Absolutely it matters! Here’s why…
Ask yourself this question: do you publish information to your blog for yourself (just so you can say something) or so that other people can get value from What you have to say, what you’ve discovered, etc?
Do you discriminate against half (or more) of your website visitors?
So you build a great looking blog (or website), start publishing some great content, and you even make sure the website looks good.
But here’s the catch: it looks good to YOU, with your web browser (Firefox 3.0 or Internet Explorer 8.0), running on your operating system (i.e. Vista).
Here’s a fun fact: different people end up using different web browsers. For example, our Ask Dan & Jennifer love and sex online magazine and advice column gets 52% visitors using Internet Explorer, 33% visitors using Firefox, 9% using Safari, and so on.
And those break down further by browser release verions (ex. IE6, IE7, IE8, Firefox 2, Firefox 3, and so on).
How can you know what web browsers your visitors are using?
Well you do use web analytics, right? That just means a (often free) web software that keeps track of who visitors your website so know how many visitors you have every day, where they’re coming from, what articles/pages they like, and so on.
And the good analytics services will give you a detailed breakdown of what web browsers (and operating systems) your visitors are using. Our absolutely favorite web analytics tool is Google Analytics: in our opinion the bar none best analytics tool out there. Plus, here’s a bonus: it’s free.
Not all web browsers are created equal
OK, so people use different browsers… so what? Well, the problem is that each of those browsers shows your website a little differently.
But no big deal right? Wrong. Just a few little differences can result in your site lookign completely messed up to half your visitors. Worst yet, it looks fine to you, so how can you even know?
How you can quickly and easily see how your website looks in the most popular web browsers
So what’s the solution? Do you just call up your friends who you know run the different web browsers and see if they’ll keep testing your website every time you make a change? No way!
Do you install all the browser versions on your own computer at home? Nope, you can’t run them all… and seriously, who has time to mess with that!
Here’s the smart and easy way: you use an online service that actually shows you what your website looks like in all the major browsers.
The original solution: online screenshot and web validation services
There have been services online offering this functionality for some years now. Here’s a list of them. With most of these services, you just type in the web address, and it shows you a screen capture of how your website and how it looks in 20 different browser editions.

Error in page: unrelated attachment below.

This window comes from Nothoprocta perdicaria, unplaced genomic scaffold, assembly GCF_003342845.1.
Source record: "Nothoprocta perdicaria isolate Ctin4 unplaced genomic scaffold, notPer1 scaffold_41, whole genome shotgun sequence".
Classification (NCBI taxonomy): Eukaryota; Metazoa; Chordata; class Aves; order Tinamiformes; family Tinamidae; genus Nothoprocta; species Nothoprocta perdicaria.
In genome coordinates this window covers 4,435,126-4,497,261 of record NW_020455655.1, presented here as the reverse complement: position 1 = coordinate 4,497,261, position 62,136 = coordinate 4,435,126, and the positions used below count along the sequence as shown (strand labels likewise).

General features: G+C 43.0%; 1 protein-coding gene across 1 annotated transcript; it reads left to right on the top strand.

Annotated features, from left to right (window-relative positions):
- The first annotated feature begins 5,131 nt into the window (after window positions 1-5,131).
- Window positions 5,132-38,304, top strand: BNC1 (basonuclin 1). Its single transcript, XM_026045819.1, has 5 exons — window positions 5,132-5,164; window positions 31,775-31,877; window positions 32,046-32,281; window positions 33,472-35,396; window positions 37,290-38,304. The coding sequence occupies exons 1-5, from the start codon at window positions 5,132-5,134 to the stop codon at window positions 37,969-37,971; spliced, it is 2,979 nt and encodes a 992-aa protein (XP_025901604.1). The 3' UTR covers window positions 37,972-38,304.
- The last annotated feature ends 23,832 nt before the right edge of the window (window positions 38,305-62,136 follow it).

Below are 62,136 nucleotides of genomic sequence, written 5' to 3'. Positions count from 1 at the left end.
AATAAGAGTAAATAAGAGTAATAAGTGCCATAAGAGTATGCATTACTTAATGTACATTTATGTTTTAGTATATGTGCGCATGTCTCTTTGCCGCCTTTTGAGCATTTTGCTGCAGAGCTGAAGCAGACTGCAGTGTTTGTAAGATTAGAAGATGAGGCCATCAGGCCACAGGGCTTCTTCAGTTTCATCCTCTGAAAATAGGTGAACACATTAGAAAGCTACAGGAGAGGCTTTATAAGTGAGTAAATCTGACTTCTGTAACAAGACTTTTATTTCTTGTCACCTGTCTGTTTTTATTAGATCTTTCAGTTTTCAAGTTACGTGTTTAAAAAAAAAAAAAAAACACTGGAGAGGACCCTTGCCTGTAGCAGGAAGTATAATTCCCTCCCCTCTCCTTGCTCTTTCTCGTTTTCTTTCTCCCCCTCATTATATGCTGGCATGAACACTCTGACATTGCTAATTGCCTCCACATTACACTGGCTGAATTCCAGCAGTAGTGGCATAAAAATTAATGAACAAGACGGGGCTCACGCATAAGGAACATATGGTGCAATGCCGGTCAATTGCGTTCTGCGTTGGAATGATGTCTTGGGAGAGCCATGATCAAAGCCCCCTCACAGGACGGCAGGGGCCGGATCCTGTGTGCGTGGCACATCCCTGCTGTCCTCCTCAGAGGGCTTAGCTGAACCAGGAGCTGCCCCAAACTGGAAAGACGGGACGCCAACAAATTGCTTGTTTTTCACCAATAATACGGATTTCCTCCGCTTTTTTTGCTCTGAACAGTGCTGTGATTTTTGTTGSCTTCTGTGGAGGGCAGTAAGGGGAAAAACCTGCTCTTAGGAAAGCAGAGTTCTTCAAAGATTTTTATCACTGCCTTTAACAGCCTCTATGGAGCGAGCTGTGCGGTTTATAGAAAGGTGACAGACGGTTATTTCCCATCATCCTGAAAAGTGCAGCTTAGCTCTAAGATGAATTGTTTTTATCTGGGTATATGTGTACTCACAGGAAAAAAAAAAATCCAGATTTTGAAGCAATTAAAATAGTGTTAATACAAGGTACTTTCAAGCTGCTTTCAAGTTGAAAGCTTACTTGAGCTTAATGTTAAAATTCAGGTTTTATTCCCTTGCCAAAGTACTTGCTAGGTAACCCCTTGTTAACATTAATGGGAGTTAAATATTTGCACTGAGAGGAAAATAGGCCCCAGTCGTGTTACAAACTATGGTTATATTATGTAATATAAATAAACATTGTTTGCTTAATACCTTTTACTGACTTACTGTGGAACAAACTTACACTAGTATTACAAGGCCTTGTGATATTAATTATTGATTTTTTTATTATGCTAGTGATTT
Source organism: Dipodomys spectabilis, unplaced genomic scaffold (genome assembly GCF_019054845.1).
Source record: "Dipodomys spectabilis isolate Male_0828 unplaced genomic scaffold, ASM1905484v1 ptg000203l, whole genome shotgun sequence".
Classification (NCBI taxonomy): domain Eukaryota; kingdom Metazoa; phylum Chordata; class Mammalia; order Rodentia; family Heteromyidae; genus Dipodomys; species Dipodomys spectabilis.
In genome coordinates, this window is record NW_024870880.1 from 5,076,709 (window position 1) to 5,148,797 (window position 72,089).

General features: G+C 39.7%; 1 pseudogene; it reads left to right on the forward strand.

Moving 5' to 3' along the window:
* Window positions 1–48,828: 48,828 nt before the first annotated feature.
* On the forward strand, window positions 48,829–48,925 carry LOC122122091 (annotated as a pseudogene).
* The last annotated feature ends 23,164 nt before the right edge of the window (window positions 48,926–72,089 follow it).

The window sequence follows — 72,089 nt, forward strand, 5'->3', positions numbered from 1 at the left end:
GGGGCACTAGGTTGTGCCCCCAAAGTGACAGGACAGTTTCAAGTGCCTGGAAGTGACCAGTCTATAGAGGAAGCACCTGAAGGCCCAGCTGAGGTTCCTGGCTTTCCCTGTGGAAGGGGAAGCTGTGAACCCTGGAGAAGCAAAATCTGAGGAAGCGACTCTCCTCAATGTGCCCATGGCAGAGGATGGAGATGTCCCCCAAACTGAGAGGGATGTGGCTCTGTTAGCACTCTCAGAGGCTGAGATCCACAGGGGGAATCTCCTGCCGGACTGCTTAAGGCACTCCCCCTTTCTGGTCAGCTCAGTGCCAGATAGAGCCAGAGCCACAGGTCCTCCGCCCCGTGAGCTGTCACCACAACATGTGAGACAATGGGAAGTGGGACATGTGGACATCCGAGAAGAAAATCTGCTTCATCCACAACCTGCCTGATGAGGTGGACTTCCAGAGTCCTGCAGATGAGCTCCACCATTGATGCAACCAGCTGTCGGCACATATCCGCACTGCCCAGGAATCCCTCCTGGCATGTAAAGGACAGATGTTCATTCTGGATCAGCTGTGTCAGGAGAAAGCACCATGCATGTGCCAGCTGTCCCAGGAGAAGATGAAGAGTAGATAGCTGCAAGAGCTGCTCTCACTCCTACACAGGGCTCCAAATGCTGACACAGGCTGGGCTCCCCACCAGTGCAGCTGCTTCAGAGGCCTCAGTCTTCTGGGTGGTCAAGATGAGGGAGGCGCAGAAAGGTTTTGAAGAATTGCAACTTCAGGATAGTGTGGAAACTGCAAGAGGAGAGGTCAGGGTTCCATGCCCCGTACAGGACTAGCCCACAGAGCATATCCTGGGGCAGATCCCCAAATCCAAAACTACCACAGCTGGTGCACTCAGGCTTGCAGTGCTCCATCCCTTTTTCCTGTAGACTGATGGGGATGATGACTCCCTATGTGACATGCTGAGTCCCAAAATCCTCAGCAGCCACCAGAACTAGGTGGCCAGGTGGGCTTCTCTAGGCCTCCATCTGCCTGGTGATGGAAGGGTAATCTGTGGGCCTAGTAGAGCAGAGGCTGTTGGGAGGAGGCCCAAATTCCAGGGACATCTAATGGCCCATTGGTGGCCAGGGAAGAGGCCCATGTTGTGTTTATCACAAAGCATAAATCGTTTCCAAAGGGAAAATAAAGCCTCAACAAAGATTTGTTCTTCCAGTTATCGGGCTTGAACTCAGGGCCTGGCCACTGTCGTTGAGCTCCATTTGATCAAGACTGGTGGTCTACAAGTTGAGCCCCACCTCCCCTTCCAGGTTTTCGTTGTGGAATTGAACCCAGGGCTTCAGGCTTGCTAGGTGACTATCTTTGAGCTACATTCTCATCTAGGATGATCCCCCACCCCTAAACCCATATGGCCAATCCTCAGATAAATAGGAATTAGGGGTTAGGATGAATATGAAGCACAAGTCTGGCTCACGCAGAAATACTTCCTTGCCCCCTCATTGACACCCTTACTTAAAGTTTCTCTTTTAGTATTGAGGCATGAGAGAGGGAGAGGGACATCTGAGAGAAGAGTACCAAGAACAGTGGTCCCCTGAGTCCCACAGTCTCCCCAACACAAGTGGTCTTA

The down side with many of these services is that they’re very slow: it can take an hour to get your screenshots. and if you’re going to make tweaks or fixes, that just won’t work.
Today’s better solution: Adobe BrowserLab
Yesterday I was looking for a better solution… and found our favorite one ever, which happens to be from Adobe (we love their software anyway, so that was an added bonus). It’s called Adobe BrowserLab. And according to Adobe, “BrowserLab provides web designers exact renderings of their web pages in multiple browsers and operating systems, on demand.”
Here’s why BrowserLab is the best tool for this that we’ve seen: it brings up your website in the top web browsers immediately: so in under 5 minutes you can just know what your website looks like to the vast majority of your visitors! And that frankly is a must for any web designer – or anyone really who has a website that gets more than a few thousand visitors a month. Also check out this recent PC World article on BrowserLab.
As an added bonus, Adobe BrowserLab is currently offered free by Adobe… but I suspect web designers would also pay for this service if they had to.
The downside of BrowserLab is that it (as of now) only shows you what your website looks in the top 5 or so browsers. But honestly unless you have a dedicated web design team that’s doing this for you, that meeds the goal of today’s test: making sure your website isn’t “broken” for half your visitors.
And with Adobe BrowserLab that’s become a very easy thing to do. If you know of other great tools for doing this, be sure to let us know in the comments what they are and why you like them!